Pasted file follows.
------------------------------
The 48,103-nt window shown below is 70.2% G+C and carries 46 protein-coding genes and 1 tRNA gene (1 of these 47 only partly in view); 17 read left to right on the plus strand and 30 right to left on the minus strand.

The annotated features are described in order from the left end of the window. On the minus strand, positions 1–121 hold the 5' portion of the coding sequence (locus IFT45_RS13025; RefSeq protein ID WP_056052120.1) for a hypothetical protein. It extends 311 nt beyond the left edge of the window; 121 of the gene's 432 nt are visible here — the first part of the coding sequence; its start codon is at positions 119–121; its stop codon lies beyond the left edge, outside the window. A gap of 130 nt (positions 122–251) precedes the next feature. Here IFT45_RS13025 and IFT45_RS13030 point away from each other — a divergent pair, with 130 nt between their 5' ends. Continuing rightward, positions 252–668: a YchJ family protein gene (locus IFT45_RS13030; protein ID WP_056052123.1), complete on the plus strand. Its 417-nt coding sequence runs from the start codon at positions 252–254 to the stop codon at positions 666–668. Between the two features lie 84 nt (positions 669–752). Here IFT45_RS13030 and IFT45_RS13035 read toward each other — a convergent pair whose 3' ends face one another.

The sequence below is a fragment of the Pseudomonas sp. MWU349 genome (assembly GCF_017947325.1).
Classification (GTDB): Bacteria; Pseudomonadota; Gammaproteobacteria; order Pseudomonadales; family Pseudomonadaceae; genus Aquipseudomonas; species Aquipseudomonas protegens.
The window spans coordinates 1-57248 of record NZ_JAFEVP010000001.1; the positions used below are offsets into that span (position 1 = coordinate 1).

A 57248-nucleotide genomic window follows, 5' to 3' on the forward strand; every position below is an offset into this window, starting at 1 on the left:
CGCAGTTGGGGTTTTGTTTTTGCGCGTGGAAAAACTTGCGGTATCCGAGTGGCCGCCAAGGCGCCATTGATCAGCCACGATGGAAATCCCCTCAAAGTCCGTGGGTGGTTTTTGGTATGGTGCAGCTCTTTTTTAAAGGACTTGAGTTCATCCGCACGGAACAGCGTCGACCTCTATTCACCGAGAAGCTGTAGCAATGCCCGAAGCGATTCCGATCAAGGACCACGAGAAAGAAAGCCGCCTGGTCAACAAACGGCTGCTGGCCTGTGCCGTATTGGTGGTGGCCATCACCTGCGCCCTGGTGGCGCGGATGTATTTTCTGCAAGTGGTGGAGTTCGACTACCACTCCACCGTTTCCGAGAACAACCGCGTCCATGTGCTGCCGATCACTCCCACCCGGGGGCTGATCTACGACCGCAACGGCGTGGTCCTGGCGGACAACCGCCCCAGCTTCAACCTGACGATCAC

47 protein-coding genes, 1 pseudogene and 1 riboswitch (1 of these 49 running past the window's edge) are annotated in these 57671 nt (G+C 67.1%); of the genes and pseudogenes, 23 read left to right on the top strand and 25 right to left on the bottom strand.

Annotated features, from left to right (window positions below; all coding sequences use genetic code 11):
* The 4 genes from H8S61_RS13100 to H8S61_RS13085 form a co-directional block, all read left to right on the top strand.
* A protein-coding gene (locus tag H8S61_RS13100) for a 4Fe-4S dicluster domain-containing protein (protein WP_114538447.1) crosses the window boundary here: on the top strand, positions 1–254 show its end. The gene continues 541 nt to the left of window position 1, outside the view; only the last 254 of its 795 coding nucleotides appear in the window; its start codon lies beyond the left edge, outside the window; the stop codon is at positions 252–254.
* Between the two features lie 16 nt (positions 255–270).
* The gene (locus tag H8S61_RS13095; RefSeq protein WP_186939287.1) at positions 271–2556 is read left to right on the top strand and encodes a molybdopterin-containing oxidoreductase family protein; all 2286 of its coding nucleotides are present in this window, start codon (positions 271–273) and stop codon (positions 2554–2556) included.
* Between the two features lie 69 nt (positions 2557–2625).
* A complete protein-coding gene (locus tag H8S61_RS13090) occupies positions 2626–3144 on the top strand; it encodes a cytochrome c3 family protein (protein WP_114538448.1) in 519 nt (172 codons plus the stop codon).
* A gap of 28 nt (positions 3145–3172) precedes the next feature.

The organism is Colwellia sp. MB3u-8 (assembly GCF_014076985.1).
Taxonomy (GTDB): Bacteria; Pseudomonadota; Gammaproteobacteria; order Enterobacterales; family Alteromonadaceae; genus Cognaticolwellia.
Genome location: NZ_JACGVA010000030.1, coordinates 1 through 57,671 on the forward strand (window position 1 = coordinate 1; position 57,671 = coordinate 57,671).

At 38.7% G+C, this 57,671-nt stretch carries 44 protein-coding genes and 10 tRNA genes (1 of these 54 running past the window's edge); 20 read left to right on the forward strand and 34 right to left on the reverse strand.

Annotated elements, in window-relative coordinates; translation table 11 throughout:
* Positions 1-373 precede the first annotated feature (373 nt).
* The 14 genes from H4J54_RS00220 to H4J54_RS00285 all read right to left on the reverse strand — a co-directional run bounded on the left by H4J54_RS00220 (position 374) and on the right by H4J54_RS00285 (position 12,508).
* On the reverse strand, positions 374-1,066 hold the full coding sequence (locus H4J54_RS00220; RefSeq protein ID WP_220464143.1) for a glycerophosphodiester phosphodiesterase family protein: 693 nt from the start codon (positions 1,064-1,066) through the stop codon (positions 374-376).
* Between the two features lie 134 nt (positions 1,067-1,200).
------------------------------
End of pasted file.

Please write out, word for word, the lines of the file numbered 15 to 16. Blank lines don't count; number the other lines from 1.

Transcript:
* A complete protein-coding gene (locus tag H8S61_RS13090) occupies positions 2626–3144 on the top strand; it encodes a cytochrome c3 family protein (protein WP_114538448.1) in 519 nt (172 codons plus the stop codon).
* A gap of 28 nt (positions 3145–3172) precedes the next feature.